Watch your S.T.E.P.

Growing up, I was taught a memory technique of creating a word from the letters of what you wanted to remember. The first I recall was “Homes” which was the great lakes in the Midwest – Huron, Ontario, Michigan, Erie, and Superior.

Businesses rely on these acronyms all the time, creating unique ones for department names, product offering, etc. Some became actual words such as Scuba (self-contained underwater breathing apparatus), Laser (Light Amplification by Stimulated Emission of Radiation), and Snafu (look it up if you need to).

One of the most common acronyms in business is SWOT – Strengths, Weaknesses, Opportunities, and Threats – as a way to analyze the competitive position by looking both inside and at the external competitive environment.

During a very impactful IBM planning session, (where I was fortunate to be one of a few outsiders invited to), I was introduced to STEP – Social, Technical, Economic, Political – as a way of understanding and building context to the subject being analyzed. These are the realms in which new norms and change happen, where Janus Moments occur.

Larry Downs states in the Law of Disruption “social, political, and economic systems change incrementally, but technology changes exponentially.” This is true and recognizable in how technology causes disruption in the other realms – such as changes in law (texting and driving), work patterns (work from home), and business models (open software development).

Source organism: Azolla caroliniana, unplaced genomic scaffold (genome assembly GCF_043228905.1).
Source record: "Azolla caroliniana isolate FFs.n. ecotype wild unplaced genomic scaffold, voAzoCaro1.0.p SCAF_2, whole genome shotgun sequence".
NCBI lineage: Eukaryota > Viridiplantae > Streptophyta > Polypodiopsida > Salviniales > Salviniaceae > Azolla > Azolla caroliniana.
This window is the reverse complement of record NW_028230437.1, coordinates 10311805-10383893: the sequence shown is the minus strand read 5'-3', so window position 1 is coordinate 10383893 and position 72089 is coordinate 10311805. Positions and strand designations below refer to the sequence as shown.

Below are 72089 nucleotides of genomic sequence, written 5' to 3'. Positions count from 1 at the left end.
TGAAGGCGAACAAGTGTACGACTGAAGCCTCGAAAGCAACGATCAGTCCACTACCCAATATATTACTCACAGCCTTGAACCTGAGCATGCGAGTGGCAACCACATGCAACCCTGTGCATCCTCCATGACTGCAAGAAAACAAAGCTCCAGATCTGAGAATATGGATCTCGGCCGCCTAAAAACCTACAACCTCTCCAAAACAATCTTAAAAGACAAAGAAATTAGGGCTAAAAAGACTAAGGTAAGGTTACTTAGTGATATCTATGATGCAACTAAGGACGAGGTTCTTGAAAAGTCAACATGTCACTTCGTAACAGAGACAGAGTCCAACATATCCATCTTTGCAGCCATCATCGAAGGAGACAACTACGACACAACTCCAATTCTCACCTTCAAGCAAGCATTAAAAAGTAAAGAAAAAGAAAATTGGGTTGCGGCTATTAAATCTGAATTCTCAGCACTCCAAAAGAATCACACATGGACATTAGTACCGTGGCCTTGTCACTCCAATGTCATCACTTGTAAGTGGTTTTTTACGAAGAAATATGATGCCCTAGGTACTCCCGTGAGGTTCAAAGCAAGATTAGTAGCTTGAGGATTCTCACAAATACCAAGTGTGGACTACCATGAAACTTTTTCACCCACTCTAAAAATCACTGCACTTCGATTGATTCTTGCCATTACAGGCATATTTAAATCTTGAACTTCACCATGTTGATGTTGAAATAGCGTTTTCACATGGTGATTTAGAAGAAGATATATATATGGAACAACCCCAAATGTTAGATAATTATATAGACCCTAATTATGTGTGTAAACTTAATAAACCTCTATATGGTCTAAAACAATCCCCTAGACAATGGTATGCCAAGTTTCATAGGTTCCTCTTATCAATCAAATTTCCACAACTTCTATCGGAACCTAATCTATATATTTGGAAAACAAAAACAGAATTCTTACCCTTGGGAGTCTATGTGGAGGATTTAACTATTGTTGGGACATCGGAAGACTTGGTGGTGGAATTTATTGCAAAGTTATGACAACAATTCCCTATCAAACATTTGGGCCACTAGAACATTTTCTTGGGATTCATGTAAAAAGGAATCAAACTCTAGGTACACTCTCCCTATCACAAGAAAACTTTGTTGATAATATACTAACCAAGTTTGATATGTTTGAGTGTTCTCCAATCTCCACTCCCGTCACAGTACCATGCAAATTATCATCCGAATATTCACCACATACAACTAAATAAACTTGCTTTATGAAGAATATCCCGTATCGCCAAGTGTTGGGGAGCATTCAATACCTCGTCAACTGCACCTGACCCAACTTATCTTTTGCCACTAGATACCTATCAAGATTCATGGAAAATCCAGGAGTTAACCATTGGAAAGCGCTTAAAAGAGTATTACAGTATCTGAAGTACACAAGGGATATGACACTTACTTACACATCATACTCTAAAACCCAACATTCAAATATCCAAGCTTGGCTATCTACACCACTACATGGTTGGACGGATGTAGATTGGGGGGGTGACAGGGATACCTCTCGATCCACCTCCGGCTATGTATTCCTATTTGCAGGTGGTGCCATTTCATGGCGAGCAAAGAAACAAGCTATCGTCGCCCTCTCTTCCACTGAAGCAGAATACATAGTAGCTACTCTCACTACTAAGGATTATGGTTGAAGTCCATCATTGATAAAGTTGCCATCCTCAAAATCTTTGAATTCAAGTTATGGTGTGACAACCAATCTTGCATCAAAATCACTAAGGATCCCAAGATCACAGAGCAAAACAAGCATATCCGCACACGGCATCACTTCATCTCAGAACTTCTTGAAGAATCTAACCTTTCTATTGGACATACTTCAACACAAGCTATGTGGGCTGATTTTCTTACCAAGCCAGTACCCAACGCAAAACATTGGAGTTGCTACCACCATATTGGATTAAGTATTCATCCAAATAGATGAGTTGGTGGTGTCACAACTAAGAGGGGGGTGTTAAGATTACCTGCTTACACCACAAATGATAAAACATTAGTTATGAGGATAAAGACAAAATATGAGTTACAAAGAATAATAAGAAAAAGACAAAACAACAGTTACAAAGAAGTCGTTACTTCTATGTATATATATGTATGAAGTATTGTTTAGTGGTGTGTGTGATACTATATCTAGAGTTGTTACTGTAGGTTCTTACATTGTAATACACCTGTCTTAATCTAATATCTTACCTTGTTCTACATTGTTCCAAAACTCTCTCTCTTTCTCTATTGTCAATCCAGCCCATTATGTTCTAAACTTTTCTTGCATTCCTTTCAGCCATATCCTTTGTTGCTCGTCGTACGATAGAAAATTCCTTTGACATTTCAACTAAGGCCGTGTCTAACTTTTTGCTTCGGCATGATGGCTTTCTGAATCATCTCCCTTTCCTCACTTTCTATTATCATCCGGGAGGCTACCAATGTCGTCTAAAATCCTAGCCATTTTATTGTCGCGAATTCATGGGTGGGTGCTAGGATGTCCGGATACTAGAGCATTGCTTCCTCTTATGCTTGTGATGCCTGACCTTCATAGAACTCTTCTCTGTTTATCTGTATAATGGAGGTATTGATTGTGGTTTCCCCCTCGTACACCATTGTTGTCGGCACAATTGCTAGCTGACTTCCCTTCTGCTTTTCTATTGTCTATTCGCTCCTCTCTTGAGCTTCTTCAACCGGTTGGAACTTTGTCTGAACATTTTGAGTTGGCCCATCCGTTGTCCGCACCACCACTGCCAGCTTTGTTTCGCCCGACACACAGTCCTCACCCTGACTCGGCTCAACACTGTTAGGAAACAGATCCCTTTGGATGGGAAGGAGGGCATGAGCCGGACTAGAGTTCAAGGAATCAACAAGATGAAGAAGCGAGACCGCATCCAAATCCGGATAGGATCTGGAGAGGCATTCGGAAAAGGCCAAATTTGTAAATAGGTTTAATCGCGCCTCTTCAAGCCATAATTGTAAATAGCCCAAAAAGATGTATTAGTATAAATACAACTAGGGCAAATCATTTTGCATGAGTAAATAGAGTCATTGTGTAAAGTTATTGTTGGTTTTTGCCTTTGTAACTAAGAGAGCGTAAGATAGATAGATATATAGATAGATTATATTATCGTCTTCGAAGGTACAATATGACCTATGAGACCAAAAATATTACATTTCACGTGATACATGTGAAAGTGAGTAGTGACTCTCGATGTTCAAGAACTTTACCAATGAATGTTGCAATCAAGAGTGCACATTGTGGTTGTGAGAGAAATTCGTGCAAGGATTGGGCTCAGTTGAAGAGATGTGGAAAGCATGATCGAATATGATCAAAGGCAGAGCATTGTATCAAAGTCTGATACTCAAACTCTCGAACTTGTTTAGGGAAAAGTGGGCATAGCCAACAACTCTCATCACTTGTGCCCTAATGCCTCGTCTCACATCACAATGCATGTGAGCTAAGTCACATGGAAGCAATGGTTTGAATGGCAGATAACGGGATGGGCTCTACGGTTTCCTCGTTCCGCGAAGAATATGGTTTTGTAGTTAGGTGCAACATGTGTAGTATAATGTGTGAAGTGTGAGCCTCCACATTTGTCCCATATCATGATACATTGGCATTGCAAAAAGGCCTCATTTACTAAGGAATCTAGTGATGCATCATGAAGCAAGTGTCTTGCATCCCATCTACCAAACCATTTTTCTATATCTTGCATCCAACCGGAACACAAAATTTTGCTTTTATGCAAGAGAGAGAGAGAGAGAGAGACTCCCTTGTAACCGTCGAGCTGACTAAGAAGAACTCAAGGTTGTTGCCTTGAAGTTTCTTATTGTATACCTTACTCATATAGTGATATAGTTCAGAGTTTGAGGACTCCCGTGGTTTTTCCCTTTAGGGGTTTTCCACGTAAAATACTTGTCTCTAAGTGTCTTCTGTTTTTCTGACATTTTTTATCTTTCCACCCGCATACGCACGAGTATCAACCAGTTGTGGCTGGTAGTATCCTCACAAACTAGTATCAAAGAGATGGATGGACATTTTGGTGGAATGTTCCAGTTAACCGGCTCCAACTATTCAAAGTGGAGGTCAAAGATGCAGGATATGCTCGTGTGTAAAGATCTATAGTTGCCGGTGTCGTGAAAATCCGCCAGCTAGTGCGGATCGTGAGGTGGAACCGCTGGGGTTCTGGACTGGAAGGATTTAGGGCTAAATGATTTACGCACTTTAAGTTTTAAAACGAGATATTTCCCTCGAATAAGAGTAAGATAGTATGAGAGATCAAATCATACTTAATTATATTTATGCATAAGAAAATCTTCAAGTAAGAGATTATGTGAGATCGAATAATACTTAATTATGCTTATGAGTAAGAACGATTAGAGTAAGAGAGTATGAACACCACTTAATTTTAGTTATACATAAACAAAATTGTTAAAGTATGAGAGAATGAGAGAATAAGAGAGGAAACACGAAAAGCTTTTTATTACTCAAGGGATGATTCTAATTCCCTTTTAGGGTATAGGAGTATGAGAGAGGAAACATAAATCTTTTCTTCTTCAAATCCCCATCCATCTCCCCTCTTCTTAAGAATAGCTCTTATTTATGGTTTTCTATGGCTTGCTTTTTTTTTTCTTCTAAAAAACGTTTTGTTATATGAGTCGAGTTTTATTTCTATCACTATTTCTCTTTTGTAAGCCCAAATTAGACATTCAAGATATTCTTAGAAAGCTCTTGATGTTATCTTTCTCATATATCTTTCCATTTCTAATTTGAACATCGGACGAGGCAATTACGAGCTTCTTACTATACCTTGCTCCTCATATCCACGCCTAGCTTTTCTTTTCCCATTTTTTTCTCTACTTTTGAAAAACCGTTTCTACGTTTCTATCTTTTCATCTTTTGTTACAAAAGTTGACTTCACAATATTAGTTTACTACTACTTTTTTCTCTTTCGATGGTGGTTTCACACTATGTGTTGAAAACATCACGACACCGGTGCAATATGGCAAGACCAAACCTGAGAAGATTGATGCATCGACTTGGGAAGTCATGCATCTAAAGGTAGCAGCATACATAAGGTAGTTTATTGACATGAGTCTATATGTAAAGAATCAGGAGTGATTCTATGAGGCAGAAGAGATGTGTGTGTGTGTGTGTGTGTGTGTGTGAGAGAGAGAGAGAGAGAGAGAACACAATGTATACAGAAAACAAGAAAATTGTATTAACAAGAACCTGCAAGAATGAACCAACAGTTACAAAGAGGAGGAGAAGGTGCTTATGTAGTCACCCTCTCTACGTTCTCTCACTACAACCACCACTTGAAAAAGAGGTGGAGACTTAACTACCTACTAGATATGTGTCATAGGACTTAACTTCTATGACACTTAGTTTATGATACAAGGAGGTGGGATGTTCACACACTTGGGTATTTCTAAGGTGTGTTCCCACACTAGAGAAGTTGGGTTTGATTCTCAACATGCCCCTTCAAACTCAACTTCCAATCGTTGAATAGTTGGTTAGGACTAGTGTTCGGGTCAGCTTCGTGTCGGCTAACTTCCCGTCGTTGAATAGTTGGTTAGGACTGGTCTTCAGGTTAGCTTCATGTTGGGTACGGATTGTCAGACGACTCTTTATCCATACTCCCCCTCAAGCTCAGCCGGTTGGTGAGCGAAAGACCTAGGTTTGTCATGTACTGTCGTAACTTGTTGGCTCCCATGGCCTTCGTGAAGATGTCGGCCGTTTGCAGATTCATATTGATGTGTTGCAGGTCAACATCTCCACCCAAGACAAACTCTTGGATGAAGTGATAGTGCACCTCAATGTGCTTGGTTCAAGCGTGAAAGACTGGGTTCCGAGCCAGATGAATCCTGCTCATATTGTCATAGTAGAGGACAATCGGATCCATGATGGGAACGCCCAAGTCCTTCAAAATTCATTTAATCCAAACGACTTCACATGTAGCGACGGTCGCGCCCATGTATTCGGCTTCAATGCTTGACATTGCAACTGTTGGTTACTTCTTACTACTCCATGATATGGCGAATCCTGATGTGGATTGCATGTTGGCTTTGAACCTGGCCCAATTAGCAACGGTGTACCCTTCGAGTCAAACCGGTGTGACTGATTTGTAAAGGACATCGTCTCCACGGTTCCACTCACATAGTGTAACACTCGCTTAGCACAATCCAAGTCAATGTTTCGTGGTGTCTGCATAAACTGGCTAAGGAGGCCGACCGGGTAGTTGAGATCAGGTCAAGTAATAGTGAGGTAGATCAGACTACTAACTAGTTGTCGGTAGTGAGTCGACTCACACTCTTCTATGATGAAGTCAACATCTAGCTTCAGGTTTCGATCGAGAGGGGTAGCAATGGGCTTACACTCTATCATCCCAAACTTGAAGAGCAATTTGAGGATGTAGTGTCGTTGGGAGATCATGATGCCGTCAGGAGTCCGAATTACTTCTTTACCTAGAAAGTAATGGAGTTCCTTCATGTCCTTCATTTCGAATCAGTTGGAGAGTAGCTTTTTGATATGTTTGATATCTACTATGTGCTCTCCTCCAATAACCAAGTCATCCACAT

And this disruption is true for events as well, where technology’s impact on content creation and distribution, attendee experience, and the definition of an event (i.e. “virtual events”) have all recently changed.

But Janus Moments can, and will, come from any realm and at any speed.

On September 11th, 2001, all norms related to air travel, public safely, and “suspicious behavior” changed in a moment. How many events had metal detector screening the day before? How many did the week after?

On September 17th, 2011 norms related to equality, protest, and politics changed almost as quickly as 1,000 joined the first official day of Occupy Wall Street.

On the other hand, it has taken since 1936 (the first public video telephone service) for video conferencing to become a norm due to economics and social factors.

Watch for the slight, as well as disruptive, movement in social, technical, economic, and politic realms to see Janus Moments as they happen, and to predict when they will occur.

 

One comment

  1. […] Social, technical, economic, and political changes are impacting education and bringing new and exciting alternatives to traditional approach. How, when, and why people learn is changing. There is a shift away from the classroom and campus (event folks read as keynote/break out room and on site) and towards Pull Learning – accessing knowledge when and how desired by the learner. […]

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